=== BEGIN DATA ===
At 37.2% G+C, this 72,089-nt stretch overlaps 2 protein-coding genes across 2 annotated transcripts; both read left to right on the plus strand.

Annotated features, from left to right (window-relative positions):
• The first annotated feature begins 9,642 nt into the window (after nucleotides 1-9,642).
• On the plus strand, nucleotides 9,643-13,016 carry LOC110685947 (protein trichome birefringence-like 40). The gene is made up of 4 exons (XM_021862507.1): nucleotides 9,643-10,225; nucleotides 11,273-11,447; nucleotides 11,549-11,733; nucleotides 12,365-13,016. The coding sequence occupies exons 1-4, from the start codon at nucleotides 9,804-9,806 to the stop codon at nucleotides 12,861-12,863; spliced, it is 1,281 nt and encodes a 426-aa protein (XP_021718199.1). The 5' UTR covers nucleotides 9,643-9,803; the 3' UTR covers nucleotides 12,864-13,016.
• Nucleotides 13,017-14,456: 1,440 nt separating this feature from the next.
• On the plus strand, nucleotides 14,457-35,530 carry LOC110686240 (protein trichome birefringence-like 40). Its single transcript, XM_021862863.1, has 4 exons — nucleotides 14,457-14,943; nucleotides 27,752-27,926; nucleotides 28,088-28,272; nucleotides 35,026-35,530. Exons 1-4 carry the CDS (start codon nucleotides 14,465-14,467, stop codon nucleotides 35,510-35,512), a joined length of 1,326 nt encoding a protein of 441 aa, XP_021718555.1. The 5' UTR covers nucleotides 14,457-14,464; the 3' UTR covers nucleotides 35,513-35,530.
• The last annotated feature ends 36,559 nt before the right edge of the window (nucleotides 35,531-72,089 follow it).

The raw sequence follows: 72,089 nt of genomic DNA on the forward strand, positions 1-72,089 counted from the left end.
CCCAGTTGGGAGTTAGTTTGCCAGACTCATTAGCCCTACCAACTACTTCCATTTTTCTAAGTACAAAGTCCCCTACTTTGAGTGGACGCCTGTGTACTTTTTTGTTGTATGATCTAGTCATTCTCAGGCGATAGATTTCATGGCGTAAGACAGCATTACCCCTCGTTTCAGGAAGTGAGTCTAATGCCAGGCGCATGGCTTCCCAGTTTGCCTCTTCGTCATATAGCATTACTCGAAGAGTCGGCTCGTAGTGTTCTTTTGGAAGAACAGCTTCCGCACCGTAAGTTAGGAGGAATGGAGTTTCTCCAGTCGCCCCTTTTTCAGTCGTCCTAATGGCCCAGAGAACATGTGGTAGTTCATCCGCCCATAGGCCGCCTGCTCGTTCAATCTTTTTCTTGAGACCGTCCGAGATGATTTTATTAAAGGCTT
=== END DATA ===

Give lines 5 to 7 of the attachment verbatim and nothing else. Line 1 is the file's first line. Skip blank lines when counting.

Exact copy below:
• Nucleotides 13,017-14,456: 1,440 nt separating this feature from the next.
• On the plus strand, nucleotides 14,457-35,530 carry LOC110686240 (protein trichome birefringence-like 40). Its single transcript, XM_021862863.1, has 4 exons — nucleotides 14,457-14,943; nucleotides 27,752-27,926; nucleotides 28,088-28,272; nucleotides 35,026-35,530. Exons 1-4 carry the CDS (start codon nucleotides 14,465-14,467, stop codon nucleotides 35,510-35,512), a joined length of 1,326 nt encoding a protein of 441 aa, XP_021718555.1. The 5' UTR covers nucleotides 14,457-14,464; the 3' UTR covers nucleotides 35,513-35,530.
• The last annotated feature ends 36,559 nt before the right edge of the window (nucleotides 35,531-72,089 follow it).